Mental health in focus
Just this week, Lonely Kids Club dropped its latest range of t-shirts and sweatshirts, each with a focus on self-care and mental health, which Levy says has been a longstanding focus of the brand.
Lonely Kids Club has released a number of products with a strong focus on wellbeing, but this range is a bit different, as a cut of the profits is being donated to local mental health charities.
Levy says his own struggles with mental health issues over the years contributed to his desire to create clothing which could create change and says the first concepts for the products came together when he and an artist friend were sitting around talking about how they were feeling.
“We were talking about how we were feeling and how neither of us really felt okay at the time, but that was okay,” he says.
“We decided to make patches with mental health messages, so if you were sitting opposite someone on a train and you saw them with a patch that said ‘it’s okay to not be okay’, you could start a conversation about it.”
“Not only were they extremely popular, but I felt I was making a real difference when selling them. The more we did it, the more people messaged us and told us how much it meant to them.”
In the end, Levy says that’s his goal: to do something bigger than just make and sell t-shirts by making things that connect with people and make a positive difference. But before that happens, the founder says he needs to practice what he preaches and keep his own mental wellbeing in check.
At the time of speaking to SmartCompany, Levy was just days away from his first holiday in years and looking forward to being able to turn off for a while, a concept foreign for him in Lonely Kids Club’s formative years.
“Mental health has been a tough one for me, and that’s probably why it’s reflected so strongly in the brand. It’s really challenging working for yourself with no boss telling you what to do, and what you’re doing right and wrong,” he says.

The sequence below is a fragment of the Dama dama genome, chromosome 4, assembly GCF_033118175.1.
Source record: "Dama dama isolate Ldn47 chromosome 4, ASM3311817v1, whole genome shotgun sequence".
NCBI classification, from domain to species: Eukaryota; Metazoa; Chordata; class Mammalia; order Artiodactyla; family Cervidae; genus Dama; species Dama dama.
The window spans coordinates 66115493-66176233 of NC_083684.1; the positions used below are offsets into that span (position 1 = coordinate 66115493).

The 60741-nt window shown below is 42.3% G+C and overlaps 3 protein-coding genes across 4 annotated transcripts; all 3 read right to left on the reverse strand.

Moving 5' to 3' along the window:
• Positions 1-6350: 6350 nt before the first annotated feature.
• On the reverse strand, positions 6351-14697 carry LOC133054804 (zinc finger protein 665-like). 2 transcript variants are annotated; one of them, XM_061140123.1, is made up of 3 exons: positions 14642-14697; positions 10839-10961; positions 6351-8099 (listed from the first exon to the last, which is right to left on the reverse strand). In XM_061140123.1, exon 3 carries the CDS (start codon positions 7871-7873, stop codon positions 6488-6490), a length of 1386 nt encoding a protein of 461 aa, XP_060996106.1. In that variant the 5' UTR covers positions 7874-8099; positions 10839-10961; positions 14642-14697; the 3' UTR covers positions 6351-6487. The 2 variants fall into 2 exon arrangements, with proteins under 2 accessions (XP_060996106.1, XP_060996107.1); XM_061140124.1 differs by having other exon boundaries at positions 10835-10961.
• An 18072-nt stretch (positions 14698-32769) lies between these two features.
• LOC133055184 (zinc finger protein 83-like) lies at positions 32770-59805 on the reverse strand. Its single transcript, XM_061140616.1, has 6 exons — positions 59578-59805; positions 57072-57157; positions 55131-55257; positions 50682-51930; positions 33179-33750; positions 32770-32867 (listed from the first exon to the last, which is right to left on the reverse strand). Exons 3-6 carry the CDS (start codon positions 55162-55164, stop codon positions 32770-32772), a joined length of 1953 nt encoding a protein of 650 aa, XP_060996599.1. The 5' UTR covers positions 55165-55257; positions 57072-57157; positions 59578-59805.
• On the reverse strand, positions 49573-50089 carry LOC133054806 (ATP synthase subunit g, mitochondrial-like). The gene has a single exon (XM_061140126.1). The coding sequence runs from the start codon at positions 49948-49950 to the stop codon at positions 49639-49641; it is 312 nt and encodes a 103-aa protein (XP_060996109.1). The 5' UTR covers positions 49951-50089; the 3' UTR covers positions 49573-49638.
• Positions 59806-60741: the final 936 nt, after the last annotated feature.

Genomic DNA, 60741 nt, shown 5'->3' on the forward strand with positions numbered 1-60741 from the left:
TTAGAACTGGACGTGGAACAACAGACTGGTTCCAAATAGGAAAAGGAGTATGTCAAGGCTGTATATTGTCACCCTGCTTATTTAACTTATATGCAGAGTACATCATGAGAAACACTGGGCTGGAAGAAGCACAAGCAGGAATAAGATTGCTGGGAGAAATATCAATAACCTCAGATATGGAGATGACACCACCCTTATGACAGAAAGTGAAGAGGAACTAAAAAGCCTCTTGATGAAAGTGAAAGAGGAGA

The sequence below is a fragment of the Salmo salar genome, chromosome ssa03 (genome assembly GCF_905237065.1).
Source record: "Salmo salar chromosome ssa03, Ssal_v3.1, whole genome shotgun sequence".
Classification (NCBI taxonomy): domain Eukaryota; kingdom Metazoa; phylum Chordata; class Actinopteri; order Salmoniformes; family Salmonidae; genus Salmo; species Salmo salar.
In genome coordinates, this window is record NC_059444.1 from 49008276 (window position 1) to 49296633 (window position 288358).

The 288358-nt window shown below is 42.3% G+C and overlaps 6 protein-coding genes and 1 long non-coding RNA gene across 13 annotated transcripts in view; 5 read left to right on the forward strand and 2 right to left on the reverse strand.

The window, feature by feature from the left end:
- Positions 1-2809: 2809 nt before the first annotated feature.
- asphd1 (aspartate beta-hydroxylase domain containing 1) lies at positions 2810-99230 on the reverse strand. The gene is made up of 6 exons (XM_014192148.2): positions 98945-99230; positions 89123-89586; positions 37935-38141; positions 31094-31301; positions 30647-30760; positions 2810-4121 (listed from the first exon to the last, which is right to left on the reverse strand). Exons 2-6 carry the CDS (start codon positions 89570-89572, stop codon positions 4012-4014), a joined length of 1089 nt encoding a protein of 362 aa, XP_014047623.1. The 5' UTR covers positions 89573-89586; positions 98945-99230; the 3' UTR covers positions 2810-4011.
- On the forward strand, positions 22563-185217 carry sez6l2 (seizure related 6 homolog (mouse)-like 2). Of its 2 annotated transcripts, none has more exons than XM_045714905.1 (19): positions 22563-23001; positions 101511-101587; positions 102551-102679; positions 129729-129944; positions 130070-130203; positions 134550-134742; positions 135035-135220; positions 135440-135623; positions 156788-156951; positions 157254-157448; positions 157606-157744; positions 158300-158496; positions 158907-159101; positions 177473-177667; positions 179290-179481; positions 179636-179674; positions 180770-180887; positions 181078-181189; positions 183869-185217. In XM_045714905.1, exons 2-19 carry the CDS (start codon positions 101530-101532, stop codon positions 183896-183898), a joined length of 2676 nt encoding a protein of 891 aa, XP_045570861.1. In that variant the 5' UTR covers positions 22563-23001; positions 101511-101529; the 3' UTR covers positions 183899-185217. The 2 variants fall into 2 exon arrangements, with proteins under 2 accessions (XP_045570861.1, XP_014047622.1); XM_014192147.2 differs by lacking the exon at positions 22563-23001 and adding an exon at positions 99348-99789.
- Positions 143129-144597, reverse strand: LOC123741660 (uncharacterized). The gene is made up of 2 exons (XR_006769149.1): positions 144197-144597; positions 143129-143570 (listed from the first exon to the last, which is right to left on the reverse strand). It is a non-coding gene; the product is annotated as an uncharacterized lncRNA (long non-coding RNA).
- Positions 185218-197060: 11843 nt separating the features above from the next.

“I get very bogged down in monitoring sales, so it’s been a tough journey for me recently to take a step back from that and enjoy life a bit more. I want to look back on my 20s and say I enjoyed it, rather than think about that time I missed out on $1,000 of sales.”
Levy says the personal nature of the brand means he feels personally responsible if a line or release doesn’t go as successfully as planned. He says he’s planning to separate from the brand a bit, just to avoid being so “tightly ingrained” in the future.
But it’s that same integration on a personal level which allows Levy to respond so quickly to what customers want, such as a few weeks ago when he released a line of pyjamas seemingly on a whim after customers called for them on the brand’s Facebook page.
Looking to the future, Levy says he’d like to see the brand head international and start selling into places such as America and Canada. Along with that, he wants to see Lonely Kids Club get larger so he can hit the minimum orders for more niche product lines, such as backpacks.
“I’m very transparent and honest about what I’m doing, and I really believe in the messaging I’m pushing, so I hope people understand it comes from a place of sincerity,” he says.